Alexander Pope’s ‘Rape of the Lock’: 300 years

Arabella Fermor, target of The Rape of the Lock
Arabella Fermor, target of The Rape of the Lock (Photo credit: Wikipedia)

Pope’s Rape of the Lock after 300 years – a mocking acknowledgement of the triumph of style over substance.

See http://www.the-tls.co.uk/tls/public/article1380174.ece

Enhanced by Zemanta
Advertisements

A face for radio – the attack on Mary Beard

Last year there was criticism of a TV documentary by Prof. Mary Beard OBE (University of Cambridge), not because it was incorrect (she is an acknowledged expert in her field), not because she was boring (she has done a lot to make Classics accessible outside academia), but because she was not pretty enough.

In a recent lecture sponsored by The London Review of Books Beard argues that ‘women who claim a public voice “get treated as freakish androgynes”‘.

It's Rome, it's Professor Mary Beard!
It’s Rome, it’s Professor Mary Beard! (Photo credit: tristanf)
Enhanced by Zemanta

GUTS Performance, ‘Confusions’

Groningen University Theatre Society (GUTS) presents Confusions, 13-15 Feb. 2014 in the USVA.
Alan Ayckbourn‘s hilarious short play Confusions consists of five (even shorter) interlinked one-act plays about frustrated, sad, and lonely people. Over twenty different characters are involved in comical, tragic, and absurd situations that explore romantic relationships, human anxieties, and loneliness, while remaining witty and most entertaining.
The style of the plays ranges from over-the-top farce to bordering-on-the-absurd, all filled with Ayckbourn’s cleverly constructed dialogue. The number of characters allows the cast to showcase their multitude of talents, guaranteeing a laugh out of every member of the audience.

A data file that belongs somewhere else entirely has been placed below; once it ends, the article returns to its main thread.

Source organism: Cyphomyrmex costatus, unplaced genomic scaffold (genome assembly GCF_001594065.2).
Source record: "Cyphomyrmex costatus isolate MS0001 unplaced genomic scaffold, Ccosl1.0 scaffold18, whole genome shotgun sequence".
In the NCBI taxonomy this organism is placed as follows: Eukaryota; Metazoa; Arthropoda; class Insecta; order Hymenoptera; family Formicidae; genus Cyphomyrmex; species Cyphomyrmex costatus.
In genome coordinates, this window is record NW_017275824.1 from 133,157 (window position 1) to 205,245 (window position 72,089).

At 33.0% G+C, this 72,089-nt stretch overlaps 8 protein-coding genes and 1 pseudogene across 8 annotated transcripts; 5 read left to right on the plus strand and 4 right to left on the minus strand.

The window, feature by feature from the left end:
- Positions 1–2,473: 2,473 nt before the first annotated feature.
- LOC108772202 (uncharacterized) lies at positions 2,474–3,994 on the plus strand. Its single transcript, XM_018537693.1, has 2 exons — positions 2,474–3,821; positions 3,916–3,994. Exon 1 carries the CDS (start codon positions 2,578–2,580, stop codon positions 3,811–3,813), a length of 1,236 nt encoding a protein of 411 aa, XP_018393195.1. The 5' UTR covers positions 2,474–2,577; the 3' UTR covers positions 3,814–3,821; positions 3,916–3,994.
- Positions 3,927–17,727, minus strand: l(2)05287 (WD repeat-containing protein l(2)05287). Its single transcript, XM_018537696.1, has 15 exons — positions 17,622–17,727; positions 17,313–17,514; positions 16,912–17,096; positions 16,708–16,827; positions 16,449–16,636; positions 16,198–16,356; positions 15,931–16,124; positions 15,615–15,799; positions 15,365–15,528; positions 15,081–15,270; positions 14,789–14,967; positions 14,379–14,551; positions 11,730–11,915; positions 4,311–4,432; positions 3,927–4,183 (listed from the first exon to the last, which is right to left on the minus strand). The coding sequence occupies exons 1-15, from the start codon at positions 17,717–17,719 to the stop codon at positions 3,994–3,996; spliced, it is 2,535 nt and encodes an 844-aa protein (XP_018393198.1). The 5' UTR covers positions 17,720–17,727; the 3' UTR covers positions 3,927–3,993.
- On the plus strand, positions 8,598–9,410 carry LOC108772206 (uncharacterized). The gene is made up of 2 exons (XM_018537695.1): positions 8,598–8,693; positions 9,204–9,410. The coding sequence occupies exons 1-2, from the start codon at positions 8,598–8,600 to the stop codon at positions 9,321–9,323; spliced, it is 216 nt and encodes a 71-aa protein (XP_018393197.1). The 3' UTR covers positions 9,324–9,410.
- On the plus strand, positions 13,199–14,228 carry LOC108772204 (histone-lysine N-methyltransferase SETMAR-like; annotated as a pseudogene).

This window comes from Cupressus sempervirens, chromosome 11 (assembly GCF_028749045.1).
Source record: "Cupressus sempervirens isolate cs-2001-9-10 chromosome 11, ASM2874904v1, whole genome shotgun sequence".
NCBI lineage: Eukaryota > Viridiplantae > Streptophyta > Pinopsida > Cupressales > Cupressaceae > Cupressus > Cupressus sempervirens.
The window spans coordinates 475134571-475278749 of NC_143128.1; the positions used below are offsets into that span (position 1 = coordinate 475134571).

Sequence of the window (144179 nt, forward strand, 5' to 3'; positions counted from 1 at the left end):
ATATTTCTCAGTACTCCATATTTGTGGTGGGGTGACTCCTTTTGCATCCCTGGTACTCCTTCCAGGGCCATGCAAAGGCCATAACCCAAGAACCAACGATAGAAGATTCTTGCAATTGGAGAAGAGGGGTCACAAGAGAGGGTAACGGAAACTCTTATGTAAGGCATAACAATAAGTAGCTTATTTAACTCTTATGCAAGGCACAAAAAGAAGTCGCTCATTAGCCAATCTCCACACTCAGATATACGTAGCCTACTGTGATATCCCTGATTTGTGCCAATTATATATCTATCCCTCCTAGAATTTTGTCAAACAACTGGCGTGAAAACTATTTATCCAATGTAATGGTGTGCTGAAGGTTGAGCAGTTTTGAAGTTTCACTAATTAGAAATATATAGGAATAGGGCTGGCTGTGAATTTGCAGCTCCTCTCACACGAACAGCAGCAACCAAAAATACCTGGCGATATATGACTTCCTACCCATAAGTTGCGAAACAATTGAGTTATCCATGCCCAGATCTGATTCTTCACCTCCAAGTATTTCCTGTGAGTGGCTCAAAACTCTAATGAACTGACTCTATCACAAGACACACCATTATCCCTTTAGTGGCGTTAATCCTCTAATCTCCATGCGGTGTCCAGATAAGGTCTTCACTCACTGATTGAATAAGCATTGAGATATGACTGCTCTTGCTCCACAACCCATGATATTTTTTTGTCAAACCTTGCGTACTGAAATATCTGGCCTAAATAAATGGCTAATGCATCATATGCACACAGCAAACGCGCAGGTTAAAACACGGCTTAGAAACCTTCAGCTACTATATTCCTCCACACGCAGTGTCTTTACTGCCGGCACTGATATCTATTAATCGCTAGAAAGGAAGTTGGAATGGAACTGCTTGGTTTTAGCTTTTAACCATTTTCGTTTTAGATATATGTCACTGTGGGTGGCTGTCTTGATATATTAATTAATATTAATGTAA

Cast
Hendrik Engelbrecht
Samantha Haitsma
Bobby Makariev
Femke Nagelhout
Daan Wesselink
Directed by Noa Nikolsky

GUTS has been performing plays in English since 1968
GUTS
Enhanced by Zemanta

Famous authors attack Russian law on homosexuality

More than 200 prominent international authors, including Günter Grass, Salman Rushdie, Margaret Atwood and Jonathan Franzen, have joined forces to denounce the “chokehold” they say Russia’s anti-gay and blasphemy laws place on the freedom of expression, amid a growing swell of protest on the eve of the opening of the Sochi Winter Olympics.

See article in The Guardian (in which the letter appeared).

The letter is signed by several authors who appear in our courses. Whether or not you agree with the authors’ point, it is interesting that it’s perceived that they carry special moral weight. A famous organization called PEN International is for writers who wish to get involved in the defence of freedom of expression and it gets a good deal of publicity from its campaigns.

Wole Soyinka
Wole Soyinka, one of the signatories (Photo credit: Wikipedia)

One of the criticisms that has been levelled at the authors of this particular letter is that there are jurisdictions in which there are harsher laws against gay people (e.g. Nigeria, Saudi Arabia). Perhaps not all of the signatories are aware of worldwide legislation? Maybe some of them know little about Russian society? People who agree with the authors’ point of view and love their writing, might still find fault with combining the two. It is often said, for example, that sport and politics shouldn’t be mixed, and some feel the same about literature and politics. Against this general point it would be quickly pointed out by some of the best-known writers who signed the letter that they made their entire careers from political writing and that political issues are inextricable from their works.

Enhanced by Zemanta